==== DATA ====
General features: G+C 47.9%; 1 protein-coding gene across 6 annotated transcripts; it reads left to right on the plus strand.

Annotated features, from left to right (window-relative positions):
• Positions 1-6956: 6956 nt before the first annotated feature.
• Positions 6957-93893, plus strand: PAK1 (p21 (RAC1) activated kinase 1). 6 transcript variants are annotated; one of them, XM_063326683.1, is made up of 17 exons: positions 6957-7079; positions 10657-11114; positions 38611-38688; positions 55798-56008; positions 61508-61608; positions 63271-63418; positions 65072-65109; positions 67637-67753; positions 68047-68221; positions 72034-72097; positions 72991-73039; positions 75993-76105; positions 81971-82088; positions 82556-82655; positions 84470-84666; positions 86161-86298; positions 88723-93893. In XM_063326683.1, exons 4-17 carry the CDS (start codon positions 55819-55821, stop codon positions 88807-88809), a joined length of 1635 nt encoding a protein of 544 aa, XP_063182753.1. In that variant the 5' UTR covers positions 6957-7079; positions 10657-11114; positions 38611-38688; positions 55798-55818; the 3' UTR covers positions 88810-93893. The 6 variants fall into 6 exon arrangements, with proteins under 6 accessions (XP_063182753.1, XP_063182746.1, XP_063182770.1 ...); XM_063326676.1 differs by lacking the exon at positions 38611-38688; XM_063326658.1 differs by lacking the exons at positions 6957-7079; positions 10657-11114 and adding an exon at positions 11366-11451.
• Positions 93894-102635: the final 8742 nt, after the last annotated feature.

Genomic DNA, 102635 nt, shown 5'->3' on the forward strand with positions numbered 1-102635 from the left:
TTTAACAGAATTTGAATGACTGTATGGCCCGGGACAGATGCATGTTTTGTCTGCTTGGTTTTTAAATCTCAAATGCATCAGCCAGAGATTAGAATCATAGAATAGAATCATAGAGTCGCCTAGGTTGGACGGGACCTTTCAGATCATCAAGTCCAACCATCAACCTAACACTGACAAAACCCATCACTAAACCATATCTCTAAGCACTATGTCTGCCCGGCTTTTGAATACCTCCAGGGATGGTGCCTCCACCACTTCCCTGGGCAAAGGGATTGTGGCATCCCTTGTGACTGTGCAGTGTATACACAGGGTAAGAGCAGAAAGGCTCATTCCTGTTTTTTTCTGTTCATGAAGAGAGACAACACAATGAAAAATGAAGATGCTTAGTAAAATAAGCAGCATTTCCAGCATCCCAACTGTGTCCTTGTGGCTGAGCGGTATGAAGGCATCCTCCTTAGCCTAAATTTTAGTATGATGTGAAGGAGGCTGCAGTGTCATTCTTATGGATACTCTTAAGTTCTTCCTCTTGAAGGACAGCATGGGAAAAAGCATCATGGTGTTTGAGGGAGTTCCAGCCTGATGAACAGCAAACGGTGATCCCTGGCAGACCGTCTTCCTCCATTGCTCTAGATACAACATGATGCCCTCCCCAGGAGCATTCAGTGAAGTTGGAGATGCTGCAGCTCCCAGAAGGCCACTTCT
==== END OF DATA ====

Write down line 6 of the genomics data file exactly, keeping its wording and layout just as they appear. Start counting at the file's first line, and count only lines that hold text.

Genomic DNA, 102635 nt, shown 5'->3' on the forward strand with positions numbered 1-102635 from the left: